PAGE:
The city of Orange in Orange County, Texas, is located about 100 miles east of Houston, Texas, and approximately 30 miles due north of the Gulf of Mexico. It is the state’s easternmost city and home to the Orange Waste Water Treatment Plant (WWTP). Located along the Sabine River, this municipal wastewater treatment plant with a peak capacity of 24 MGD serves 18,000 residents and comprises of the following unit processes: bar screens, grit removal, primary treatment, trickling filter followed by sedimentation and finally, UV disinfection. The Sabine River is 510 miles long and in its lower course, empties into Sabine Lake, which is an estuary of the Gulf of Mexico.
In early 2010, it was determined that the 20-year-old disinfection system at the Orange WWTP – a TrojanUV3000™ – was no longer able to meet the new Texas Commission on Environmental Quality (TCEQ) 217 Regulatory Requirements. During this time, the TCEQ was in the process of changing the permit of several plants that had an ultimate impact on the coastal discharge. As a result, Orange WWTP’s (old) E.coli permit was changed to a new and more stringent Enterococci limit with the requirement to meet a daily maximum limit. Given the aging UV system and the new regulatory requirement imposed by the TCEQ, a disinfection system replacement was in order. In addition to selecting a system that was cost-effective and energy efficient, it also needed to be able to withstand flood events because the Orange WWTP is uniquely located a mere eight feet above the mean sea level.
The TrojanUV Solution
The TrojanUV3000Plus™ system met all the specified criteria, including automatic lamp sleeve cleaning. The prior UV system was not equipped with this feature, and lamp sleeves were being cleaned manually by a third-party company, at a cost of approximately $35,000 per year.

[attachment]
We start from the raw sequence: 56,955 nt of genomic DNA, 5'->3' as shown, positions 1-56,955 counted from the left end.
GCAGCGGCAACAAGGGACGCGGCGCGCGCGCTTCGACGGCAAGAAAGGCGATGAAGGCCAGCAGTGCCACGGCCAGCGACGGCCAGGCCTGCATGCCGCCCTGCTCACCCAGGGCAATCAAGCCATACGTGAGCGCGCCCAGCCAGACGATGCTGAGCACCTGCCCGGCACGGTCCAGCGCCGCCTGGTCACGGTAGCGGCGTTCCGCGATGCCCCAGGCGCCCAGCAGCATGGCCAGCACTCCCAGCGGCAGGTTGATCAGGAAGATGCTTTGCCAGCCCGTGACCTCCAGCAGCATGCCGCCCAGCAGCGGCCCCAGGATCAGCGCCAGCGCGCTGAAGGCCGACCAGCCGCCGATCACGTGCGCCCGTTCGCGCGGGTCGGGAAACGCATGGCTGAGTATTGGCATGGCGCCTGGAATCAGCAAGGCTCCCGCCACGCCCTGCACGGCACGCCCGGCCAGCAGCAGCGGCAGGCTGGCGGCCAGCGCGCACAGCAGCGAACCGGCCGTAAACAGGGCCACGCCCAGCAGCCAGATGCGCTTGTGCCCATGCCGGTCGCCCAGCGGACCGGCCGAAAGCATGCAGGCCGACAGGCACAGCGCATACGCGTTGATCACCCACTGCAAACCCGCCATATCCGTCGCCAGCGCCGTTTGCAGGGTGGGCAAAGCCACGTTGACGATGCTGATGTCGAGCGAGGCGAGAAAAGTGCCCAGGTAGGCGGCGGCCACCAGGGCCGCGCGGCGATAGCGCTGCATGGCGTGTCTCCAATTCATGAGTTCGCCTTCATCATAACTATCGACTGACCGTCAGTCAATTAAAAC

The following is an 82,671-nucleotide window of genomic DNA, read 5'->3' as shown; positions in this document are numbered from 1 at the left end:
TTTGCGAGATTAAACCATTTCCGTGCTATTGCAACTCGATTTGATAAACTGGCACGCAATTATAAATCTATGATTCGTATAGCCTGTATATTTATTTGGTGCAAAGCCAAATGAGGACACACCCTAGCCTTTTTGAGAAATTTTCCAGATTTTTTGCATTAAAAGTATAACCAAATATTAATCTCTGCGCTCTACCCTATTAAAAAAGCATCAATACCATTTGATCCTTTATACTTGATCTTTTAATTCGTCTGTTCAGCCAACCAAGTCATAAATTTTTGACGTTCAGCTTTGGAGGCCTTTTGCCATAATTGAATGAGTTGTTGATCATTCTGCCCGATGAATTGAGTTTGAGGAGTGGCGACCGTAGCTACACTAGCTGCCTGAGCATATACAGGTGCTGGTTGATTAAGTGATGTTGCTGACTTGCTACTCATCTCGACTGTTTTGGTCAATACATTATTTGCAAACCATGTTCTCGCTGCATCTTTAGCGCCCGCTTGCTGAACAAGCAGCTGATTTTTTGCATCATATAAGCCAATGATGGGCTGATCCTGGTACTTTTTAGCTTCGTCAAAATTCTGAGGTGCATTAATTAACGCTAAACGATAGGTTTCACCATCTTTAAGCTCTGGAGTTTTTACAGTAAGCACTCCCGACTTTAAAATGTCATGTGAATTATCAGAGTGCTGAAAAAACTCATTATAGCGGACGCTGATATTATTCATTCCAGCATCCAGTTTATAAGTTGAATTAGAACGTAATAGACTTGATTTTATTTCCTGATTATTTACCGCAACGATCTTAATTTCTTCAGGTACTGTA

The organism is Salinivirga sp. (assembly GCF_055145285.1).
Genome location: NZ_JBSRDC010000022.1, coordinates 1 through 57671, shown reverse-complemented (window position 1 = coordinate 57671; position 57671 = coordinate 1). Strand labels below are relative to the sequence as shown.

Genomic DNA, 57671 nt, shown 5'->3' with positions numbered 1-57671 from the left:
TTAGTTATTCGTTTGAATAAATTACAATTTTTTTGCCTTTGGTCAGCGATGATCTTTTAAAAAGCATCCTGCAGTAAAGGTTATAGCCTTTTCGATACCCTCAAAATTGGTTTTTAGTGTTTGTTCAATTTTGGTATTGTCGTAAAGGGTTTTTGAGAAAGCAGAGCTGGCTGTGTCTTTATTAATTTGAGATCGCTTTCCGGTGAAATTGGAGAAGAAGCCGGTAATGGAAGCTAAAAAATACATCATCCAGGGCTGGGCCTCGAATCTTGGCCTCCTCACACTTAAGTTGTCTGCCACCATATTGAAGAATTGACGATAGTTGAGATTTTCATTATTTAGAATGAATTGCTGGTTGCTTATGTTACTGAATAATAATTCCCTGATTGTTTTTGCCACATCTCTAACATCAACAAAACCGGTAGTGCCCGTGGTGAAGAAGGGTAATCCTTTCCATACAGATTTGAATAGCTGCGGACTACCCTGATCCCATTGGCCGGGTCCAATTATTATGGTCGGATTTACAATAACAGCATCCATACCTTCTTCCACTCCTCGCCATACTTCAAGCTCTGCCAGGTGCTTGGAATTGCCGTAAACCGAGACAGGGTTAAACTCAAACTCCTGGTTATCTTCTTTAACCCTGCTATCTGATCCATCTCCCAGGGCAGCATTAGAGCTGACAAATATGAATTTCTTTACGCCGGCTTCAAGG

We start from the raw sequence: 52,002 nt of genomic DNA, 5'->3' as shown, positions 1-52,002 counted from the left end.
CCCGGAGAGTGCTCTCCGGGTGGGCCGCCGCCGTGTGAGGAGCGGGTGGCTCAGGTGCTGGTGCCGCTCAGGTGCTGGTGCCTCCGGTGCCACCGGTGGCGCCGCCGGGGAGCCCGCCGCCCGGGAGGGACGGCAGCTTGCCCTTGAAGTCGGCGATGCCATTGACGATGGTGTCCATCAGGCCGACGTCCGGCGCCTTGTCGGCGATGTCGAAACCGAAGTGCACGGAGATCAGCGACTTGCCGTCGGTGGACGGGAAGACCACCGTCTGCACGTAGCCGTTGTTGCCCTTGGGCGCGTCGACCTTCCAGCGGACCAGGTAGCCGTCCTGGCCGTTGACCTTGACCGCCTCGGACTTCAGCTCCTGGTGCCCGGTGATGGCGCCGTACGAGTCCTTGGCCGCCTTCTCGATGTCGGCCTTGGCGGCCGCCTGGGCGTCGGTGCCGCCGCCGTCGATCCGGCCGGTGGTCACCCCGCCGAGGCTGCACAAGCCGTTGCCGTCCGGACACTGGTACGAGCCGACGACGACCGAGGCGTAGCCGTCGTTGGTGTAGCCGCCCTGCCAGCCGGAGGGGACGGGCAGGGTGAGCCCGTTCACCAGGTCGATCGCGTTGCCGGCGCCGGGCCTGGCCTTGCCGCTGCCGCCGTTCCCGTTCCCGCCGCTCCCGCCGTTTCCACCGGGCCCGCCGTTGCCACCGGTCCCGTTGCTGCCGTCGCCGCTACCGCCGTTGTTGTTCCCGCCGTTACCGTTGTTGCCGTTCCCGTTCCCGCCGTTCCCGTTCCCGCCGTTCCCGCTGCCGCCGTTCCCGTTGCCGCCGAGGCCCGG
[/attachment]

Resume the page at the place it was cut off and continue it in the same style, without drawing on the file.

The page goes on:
The ActiClean™ sleeve cleaning system uses mechanical wiping in conjunction with a cleaning solution contained within wiper canisters surrounding the quartz sleeves. This advanced in-situ cleaning system operates automatically, without operator involvement, reducing maintenance and ensuring maximum UV output every day.
TrojanUV worked with Schaumburg and Polk Engineers (Orange WWTP’s design engineer), ALLCO Constructors, and Newman Regency Group (Trojan’s Manufacturer’s Representatives in Texas) to install the TrojanUV3000Plus system. The installation is composed of 64 UV modules, each containing 6 (six) lamps for a total of 384 installed lamps, which represents a 67% reduction in total lamps compared to the initial UV system.
System Design Parameters
|Peak Flow Capacity||24 MGD|
|Average Flow Capacity||7 MGD|
|Ultraviolet Transmittance (UVT)||55% at 254nm|
|Disinfection Requirement||104 Enterococci/ 100 mL (Daily maximum grab) 35 Enterococci/ 100ml (30 day geometric mean)|
The new UV system was placed into operation in late 2016. Greatly satisfied with their new TrojanUV system, little did the plant operators know that in the summer of 2017 the system would be put to the ultimate test.
System Performance in Harsh Environment
On August 26, 2017, Hurricane Harvey dumped more than 60 inches of rain on Orange. Due to its close proximity to the Sabine River, the treatment plant was flooded with over four feet of water, spanning the entire plant and completely submerging the UV system’s lamp drivers, lamps and lamp sleeve cleaning system.
The entire plant, including the UV channels, remained under water for 10 days. While the system control panel and hydraulic system center remained untouched by the flood water, the site remained without power for nearly five days, as there was no backup generator.
Once the flood waters receded, a certified service technician from Newman Regency Group evaluated the overall condition of the UV system. From this evaluation it was determined that damage was very minimal, with damage noted on only two lamp drivers and no major issues associated with any of the electrical panels. A follow-up visit with two Trojan technicians to thoroughly inspect all 64 UV modules found no evidence of moisture intrusion.
The service recommendation was to replace the PDC enclosure gaskets and the two lamp drivers (the failure of these components is not believed to be related to the flood). The robustness of the UV system to withstand the extreme flooding without any permanent damage was attributed to the Type 6P rated seals on each UV module and plant staff providing proper O&M to the UV system.